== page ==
The major web browsers' privacy goals will significantly impact advertising measurement and possibly eliminate cross-channel attribution.
Why it matters — Measuring ad effectiveness across sites is the backbone of traditional online display advertising. But measurement through attribution is advertising's supernova, and its elimination might result in advertisers funding only a few sites. While each browser comes at privacy differently, they all move to isolate a person's activity. So, no cross-site linking of an individual's ad exposure and conversion increases the difficulty for brands buying ads across the web, and smaller sites are likely to lose advertising support. We'll see a new web emerge from these changes and new ways for brands to measure success. Advertisers and publishers must take action early to better prepare for the future.
The major browsers, Chrome (65% market share), Safari (19% market share), Edge (3% market share), and Firefox (3% market share), are making significant changes to how the web operates in the name of privacy. Some of these changes happen in secret, and some in the open, if you know where to look. The browsers regularly chat in meetings organized by the W3C to reach broad adoption and standardization.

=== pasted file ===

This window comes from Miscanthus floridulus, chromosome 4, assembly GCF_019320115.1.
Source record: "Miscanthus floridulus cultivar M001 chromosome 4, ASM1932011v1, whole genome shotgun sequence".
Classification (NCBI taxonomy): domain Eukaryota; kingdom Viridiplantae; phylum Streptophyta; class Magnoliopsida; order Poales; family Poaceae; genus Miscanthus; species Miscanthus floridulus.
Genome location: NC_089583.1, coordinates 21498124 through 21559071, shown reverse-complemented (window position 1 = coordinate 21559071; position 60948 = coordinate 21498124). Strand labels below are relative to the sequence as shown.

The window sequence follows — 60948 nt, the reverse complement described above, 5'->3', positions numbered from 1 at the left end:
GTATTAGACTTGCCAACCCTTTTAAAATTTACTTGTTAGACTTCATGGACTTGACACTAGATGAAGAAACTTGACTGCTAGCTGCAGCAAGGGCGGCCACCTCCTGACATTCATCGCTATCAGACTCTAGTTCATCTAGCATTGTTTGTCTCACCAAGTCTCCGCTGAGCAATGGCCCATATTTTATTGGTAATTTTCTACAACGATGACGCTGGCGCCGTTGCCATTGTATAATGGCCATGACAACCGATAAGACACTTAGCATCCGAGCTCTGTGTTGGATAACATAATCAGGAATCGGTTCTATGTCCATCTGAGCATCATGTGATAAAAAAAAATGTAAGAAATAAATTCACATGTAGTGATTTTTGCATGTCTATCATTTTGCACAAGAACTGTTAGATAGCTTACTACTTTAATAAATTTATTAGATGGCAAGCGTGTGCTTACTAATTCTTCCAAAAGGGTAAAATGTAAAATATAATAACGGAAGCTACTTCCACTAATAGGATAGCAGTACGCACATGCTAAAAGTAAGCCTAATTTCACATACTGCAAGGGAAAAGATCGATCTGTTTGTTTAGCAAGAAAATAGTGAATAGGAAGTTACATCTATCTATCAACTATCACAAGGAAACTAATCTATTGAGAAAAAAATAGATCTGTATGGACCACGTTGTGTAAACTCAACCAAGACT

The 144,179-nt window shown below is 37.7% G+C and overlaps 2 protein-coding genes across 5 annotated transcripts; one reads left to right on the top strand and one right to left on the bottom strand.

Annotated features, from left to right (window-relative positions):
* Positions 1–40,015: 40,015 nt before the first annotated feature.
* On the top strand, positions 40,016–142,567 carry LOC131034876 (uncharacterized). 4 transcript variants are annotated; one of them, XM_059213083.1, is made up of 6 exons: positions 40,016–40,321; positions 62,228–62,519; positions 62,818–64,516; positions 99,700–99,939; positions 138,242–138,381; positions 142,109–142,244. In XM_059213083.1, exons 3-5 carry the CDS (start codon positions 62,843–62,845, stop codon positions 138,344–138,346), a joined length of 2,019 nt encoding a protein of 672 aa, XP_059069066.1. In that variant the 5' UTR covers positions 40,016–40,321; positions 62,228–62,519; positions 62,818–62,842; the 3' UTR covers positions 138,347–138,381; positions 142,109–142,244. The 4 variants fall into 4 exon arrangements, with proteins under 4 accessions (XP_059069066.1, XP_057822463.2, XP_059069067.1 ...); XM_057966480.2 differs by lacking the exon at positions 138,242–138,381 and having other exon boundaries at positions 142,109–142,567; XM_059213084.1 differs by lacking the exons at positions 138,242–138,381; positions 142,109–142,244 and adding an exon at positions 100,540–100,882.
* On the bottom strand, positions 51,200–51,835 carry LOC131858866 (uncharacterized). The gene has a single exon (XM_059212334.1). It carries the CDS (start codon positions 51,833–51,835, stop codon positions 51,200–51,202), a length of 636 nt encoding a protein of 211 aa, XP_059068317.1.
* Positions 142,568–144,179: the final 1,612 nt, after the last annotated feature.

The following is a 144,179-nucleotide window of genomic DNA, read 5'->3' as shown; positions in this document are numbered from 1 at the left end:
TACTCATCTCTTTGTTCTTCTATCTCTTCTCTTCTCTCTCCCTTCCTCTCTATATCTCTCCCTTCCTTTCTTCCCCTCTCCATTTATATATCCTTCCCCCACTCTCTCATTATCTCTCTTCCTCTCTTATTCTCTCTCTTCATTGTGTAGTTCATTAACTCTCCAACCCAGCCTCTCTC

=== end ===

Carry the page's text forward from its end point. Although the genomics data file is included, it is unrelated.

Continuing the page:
Chrome’s Privacy Sandbox and Topics — What’s the Latest?
Google’s Chrome, the largest browser by market share, has been very open about its goals and methods to achieve them. This includes responding to critical feedback with product changes. The core goal of Chrome’s efforts is to end the “pervasive cross-site tracking that has become the norm on the web and on top of which much of the web’s ability to deliver and monetize content has been built.” While Google recently announced that the third-party cookie deprecation will be postponed until 2024, its aim remains. That is, to improve people’s privacy while giving businesses the tools to succeed on the open web.